Fantasy sports sites DraftKings and FanDuel are still operating in New York and plan to fight cease-and-desist orders from State Attorney General Eric Schneiderman. Schneiderman ordered both companies to stop collecting bets, but Channel 2 reports that, as of November 11, they were still allowing New Yorkers to enter fantasy contests for football, hockey, and basketball. The State Attorney General’s office argues that these are games of luck, not skill, and that they therefore violate New York State gambling laws.
WGRZ reached out to nationally renowned criminal defense attorney Paul Cambria for his legal analysis of the issue. The full story is available at WGRZ’s website.
Options other than compliance
FanDuel and DraftKings do not have to immediately cease and desist, Mr. Cambria said, but they continue operations “at their own peril.” He went on to say that, in order to continue collecting entries in New York, the companies will most likely “either file a declaratory judgment and ask that the law be declared not applicable, if you will, to fantasy sports, or they will wait to get arrested and then they’ll raise that challenge as part of their defense.”
Fantasy sports: luck or skill?
According to WGRZ, one of the disputes in this case is over whether the games played on FanDuel and DraftKings are games of luck or games of skill. If the games are based on chance, as the state claims, then the companies are in violation of New York State gambling laws. WGRZ reports that the state constitution outlaws gambling, with the exception of “the state lottery system, charitable bingo, wagering on horse racing, and up to seven private casinos.”
When asked for comment about whether fantasy games are luck or skill, Mr. Cambria said, “There is some skill in the contestants […], the people who are in the game, because they’re picking the players. They’re picking the player combinations.” Mr. Cambria called the exemptions “kind of hypocritical, because the State of New York is in the gambling business.” He also told WGRZ that “the federal government has recognized fantasy sports as a non-gambling skill event.”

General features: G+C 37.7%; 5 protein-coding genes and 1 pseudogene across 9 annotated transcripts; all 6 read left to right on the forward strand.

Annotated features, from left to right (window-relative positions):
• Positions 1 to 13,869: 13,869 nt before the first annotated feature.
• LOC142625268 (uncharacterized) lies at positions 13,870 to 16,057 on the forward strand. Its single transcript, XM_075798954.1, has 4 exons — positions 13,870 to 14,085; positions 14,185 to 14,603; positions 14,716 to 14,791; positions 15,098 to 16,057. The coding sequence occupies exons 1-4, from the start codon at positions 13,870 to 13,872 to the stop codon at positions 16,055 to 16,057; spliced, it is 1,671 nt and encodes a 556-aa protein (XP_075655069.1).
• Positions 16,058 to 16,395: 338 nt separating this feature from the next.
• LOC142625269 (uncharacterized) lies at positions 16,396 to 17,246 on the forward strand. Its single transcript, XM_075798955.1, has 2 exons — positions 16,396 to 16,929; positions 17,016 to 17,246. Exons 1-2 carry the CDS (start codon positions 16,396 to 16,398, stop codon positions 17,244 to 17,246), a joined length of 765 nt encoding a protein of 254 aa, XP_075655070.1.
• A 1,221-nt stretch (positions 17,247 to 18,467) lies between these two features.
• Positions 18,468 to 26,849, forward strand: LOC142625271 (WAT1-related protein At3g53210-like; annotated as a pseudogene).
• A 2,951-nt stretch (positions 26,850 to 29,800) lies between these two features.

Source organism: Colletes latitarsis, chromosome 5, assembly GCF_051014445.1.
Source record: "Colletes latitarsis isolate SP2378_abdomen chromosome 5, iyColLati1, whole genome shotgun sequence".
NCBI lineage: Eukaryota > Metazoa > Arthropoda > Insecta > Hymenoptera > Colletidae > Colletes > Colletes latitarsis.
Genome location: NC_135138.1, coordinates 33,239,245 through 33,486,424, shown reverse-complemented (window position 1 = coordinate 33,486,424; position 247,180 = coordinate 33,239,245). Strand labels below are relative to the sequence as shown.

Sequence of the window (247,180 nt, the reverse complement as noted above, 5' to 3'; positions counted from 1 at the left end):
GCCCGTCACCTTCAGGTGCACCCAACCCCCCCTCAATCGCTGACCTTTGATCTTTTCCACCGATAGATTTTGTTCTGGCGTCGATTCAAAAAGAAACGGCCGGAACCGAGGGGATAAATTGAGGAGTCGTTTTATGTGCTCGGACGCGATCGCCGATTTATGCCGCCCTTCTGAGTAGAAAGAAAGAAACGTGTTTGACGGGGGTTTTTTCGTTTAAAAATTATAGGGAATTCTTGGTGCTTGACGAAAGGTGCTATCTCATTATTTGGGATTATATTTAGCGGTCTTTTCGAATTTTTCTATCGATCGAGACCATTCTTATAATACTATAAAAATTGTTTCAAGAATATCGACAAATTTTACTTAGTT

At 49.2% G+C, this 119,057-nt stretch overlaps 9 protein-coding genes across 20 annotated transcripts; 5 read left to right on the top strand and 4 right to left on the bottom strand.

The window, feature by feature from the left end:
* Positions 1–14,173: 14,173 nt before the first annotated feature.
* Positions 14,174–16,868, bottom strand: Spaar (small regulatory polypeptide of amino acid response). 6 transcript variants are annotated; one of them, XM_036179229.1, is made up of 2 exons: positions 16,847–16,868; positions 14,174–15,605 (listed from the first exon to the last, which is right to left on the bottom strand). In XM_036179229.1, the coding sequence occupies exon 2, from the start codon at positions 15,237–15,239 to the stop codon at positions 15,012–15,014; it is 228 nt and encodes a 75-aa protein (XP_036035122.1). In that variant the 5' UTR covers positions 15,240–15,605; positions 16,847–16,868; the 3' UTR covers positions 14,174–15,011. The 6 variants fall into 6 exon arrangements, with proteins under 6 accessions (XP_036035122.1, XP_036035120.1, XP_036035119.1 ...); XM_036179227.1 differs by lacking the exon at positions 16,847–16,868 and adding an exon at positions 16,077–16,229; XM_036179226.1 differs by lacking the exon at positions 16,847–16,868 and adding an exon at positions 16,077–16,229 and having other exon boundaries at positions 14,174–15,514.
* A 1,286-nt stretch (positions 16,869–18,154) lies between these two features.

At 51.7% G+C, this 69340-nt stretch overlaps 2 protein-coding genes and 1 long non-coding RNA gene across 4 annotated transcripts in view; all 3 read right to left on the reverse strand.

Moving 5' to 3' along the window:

Fantasy sports sites must have exemption, AG says
State Attorney General Schneiderman said in an interview that any type of gambling in New York State must have an exemption, similar to those obtained by casinos and horse racing. “This is not me drawing the line,” he said. “This is holding the law steady so it isn’t unfair.”
WGRZ asked Mr. Cambria for his opinion on the eventual outcome of the case. He responded, “I think it’s going to be along the lines of the federal, which is that they’re games of skill.”
About Paul Cambria
The chair of Lipsitz Green Scime Cambria’s Criminal Defense Trials and Appeals Practice Area, Mr. Cambria advises clients on criminal trials, criminal appeals, constitutional and First Amendment law, zoning and land use, antitrust, and professional licensing defense. He divides his time between the firm’s offices in Buffalo and Los Angeles.